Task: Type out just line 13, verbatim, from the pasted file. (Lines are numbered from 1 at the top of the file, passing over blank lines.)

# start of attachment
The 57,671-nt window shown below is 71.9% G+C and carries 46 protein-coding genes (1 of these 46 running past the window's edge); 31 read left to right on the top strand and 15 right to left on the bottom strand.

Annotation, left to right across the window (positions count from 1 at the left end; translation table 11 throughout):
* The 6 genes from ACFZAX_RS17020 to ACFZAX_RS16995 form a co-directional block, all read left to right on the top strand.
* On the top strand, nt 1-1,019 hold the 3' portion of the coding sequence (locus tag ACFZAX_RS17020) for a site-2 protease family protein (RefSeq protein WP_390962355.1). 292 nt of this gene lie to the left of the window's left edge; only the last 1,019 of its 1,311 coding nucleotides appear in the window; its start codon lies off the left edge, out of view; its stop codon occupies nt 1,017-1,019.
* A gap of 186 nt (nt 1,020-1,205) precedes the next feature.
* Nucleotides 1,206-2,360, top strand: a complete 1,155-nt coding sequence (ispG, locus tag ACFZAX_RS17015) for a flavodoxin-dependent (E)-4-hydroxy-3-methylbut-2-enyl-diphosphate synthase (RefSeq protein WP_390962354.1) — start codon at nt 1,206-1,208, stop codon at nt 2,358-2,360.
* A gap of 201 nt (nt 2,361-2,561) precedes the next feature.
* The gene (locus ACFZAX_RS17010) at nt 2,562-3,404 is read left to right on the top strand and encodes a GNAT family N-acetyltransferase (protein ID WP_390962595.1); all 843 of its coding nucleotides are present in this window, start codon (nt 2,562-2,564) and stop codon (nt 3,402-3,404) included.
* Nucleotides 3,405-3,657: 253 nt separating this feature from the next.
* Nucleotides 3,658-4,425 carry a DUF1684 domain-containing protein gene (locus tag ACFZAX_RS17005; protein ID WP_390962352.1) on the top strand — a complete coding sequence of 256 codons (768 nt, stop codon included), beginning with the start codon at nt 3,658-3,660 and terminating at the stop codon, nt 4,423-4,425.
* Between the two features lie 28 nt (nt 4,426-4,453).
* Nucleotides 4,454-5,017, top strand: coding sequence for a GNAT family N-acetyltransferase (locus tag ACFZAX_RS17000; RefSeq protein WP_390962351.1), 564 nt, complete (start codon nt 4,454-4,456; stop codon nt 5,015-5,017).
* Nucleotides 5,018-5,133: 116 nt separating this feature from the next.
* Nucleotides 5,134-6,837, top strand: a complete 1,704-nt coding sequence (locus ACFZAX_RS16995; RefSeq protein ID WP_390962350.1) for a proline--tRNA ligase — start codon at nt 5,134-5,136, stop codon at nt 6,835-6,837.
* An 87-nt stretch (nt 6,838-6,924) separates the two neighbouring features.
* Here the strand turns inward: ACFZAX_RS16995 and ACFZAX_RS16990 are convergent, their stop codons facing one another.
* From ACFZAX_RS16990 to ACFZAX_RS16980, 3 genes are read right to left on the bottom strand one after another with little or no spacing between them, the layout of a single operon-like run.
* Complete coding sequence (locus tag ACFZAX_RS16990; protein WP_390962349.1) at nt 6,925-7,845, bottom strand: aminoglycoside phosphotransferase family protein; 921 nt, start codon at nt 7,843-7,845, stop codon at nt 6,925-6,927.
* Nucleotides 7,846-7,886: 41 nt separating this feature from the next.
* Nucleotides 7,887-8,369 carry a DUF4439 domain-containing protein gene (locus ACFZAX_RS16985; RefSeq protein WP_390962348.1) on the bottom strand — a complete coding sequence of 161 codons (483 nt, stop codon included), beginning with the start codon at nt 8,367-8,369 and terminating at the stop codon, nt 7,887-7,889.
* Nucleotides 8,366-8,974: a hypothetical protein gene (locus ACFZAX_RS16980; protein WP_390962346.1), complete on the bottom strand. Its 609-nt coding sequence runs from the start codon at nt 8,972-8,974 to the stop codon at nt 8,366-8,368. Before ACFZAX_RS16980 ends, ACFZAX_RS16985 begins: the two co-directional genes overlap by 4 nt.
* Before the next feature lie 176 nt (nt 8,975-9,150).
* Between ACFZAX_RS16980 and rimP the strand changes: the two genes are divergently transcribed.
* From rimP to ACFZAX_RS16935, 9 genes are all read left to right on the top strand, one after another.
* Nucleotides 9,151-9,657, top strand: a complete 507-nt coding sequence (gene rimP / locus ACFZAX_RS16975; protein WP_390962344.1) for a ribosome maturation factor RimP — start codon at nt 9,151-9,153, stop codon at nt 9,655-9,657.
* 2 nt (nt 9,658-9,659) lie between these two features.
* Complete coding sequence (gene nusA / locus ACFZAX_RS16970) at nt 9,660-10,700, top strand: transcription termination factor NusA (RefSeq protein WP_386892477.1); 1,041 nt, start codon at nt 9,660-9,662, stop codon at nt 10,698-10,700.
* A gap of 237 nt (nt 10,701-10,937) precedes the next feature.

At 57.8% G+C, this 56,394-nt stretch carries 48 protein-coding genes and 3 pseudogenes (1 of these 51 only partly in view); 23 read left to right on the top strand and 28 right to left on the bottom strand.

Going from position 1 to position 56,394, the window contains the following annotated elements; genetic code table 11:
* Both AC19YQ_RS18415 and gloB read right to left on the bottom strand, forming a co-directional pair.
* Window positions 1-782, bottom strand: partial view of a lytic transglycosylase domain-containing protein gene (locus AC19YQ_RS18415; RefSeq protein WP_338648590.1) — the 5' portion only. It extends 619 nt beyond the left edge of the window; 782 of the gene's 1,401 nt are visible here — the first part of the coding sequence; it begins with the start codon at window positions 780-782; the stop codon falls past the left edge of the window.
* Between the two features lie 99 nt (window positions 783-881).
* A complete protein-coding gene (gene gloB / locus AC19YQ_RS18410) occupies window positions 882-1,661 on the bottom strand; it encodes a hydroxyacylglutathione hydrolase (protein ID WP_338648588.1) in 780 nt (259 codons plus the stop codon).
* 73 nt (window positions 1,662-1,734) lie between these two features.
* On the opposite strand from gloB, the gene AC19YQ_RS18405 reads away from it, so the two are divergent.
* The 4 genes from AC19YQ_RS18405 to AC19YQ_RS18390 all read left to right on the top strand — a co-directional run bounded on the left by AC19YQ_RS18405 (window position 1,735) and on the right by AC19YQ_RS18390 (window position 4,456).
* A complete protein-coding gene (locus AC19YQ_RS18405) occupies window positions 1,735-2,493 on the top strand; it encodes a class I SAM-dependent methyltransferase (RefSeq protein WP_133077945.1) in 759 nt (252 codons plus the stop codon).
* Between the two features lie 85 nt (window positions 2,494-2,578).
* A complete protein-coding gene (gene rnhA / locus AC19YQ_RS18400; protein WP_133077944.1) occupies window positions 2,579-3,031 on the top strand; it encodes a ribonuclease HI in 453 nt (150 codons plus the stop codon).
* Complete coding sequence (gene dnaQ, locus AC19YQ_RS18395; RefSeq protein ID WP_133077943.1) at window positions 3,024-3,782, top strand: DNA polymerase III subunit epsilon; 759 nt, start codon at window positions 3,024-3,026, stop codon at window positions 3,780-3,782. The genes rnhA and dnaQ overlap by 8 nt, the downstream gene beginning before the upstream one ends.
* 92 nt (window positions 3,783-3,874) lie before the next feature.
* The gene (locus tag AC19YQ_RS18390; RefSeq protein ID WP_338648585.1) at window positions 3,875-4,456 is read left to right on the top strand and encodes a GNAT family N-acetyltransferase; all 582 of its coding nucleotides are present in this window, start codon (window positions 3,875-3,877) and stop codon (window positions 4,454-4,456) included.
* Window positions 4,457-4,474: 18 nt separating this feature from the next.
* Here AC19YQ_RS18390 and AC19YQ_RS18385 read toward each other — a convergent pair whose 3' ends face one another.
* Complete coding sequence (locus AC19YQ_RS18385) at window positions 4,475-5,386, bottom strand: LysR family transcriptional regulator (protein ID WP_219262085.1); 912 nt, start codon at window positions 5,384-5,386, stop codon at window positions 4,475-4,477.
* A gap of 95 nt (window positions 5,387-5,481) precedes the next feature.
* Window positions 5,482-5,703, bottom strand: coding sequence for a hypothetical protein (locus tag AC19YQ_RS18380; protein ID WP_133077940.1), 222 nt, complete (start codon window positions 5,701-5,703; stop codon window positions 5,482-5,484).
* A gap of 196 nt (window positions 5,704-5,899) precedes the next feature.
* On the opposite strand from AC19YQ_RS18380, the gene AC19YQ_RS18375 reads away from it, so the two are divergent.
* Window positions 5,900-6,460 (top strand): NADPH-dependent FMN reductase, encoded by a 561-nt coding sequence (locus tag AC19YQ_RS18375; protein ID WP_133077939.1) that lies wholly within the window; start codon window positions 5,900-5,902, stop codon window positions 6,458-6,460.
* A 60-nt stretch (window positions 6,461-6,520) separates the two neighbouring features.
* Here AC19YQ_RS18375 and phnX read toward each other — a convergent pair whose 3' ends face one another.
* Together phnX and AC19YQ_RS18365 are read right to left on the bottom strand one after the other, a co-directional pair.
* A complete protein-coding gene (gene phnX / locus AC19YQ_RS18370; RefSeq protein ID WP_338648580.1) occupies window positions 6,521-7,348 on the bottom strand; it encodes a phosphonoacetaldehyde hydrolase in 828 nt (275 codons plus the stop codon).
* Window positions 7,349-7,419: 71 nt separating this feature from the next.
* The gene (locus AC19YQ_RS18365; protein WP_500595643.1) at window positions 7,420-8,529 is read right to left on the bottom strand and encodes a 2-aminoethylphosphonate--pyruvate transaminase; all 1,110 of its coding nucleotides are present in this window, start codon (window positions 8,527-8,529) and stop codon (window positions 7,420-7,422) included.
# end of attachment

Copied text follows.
* Nucleotides 5,018-5,133: 116 nt separating this feature from the next.